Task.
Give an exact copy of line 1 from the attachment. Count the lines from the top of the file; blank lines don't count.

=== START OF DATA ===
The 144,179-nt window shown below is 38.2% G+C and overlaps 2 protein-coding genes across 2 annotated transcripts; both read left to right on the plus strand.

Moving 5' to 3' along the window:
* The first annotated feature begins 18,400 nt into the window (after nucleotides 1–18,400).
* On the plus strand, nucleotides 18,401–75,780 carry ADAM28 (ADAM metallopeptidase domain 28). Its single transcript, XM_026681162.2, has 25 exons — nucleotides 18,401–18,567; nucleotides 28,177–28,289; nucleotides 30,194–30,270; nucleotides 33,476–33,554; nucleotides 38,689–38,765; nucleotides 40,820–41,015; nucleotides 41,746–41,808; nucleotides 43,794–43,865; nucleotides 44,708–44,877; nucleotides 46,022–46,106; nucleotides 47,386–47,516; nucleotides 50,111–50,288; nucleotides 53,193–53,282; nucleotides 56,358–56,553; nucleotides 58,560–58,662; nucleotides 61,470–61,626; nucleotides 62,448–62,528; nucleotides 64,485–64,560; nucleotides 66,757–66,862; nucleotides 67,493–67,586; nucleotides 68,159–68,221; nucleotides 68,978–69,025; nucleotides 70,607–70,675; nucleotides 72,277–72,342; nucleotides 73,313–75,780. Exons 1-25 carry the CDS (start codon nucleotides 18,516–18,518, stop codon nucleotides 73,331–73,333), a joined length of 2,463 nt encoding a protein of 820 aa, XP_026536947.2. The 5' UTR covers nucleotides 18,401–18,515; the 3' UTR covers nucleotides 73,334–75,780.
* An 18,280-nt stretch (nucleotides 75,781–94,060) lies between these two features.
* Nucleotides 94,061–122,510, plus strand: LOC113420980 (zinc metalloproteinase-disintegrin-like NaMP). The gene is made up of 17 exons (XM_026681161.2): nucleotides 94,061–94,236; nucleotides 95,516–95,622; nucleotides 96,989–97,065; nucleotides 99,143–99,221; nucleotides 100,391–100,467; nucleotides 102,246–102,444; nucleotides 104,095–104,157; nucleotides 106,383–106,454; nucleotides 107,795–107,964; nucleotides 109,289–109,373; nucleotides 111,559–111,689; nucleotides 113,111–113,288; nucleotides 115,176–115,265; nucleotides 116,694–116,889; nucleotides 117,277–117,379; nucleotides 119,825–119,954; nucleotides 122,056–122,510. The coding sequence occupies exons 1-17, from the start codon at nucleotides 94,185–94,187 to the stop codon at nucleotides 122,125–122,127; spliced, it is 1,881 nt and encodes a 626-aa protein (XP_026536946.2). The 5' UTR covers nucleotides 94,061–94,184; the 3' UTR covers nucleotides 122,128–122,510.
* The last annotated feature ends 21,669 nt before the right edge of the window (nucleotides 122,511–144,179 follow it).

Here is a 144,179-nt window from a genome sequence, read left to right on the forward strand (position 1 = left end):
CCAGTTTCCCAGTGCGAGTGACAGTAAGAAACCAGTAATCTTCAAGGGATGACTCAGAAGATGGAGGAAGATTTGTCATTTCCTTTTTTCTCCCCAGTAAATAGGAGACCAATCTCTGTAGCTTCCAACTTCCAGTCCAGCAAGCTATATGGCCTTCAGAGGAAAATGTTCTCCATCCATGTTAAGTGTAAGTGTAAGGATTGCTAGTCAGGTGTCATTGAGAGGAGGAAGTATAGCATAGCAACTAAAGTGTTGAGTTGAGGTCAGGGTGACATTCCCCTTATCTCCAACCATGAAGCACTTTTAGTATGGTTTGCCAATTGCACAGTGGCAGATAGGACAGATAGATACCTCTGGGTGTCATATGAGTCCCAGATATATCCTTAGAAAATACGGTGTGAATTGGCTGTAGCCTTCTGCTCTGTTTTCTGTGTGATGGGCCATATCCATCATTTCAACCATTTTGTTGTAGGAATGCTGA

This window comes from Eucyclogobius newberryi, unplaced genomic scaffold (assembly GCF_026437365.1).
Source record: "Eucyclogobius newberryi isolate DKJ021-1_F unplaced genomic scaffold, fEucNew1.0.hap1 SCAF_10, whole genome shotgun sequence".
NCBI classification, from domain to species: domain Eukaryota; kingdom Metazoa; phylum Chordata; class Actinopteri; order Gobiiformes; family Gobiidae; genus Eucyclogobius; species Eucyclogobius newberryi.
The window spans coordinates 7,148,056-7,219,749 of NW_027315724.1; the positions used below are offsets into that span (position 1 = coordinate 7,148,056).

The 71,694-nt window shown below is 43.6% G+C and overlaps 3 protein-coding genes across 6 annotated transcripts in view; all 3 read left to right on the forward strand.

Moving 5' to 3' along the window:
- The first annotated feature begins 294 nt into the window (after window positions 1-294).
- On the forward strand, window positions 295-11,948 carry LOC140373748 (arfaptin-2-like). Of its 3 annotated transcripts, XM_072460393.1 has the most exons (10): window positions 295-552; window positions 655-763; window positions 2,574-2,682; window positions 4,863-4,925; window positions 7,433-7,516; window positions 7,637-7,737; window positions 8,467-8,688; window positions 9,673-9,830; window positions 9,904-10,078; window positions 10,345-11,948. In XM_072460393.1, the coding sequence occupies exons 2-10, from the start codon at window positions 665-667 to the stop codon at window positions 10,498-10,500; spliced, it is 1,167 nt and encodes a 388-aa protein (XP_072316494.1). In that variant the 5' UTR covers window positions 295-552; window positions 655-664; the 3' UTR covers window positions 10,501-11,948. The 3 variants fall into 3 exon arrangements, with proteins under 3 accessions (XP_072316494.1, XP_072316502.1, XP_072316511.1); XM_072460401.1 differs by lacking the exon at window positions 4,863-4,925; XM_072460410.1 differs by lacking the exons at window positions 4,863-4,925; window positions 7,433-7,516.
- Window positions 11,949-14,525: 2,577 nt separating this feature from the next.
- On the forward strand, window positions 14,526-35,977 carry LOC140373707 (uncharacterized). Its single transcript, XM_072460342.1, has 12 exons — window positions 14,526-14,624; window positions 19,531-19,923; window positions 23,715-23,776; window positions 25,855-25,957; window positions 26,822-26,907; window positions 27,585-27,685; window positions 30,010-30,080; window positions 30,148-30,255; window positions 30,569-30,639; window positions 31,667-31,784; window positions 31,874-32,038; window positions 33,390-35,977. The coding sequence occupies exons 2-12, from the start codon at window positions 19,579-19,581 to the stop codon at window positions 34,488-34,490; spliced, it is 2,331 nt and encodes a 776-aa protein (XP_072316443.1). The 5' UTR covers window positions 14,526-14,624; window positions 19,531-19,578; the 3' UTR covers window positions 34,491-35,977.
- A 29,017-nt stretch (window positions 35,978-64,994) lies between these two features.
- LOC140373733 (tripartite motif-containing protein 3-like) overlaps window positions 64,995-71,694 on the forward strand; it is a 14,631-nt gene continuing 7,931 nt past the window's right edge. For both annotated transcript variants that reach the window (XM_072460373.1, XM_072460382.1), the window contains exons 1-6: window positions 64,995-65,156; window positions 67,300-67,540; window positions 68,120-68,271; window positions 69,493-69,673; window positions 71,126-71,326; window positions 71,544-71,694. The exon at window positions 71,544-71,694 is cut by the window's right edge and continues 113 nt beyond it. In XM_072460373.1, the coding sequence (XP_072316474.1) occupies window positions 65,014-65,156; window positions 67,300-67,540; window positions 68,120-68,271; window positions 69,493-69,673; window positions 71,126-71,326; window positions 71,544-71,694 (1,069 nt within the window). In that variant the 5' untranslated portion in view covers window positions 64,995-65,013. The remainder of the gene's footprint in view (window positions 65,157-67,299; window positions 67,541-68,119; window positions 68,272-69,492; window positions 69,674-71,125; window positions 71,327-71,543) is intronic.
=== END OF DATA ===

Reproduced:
The 144,179-nt window shown below is 38.2% G+C and overlaps 2 protein-coding genes across 2 annotated transcripts; both read left to right on the plus strand.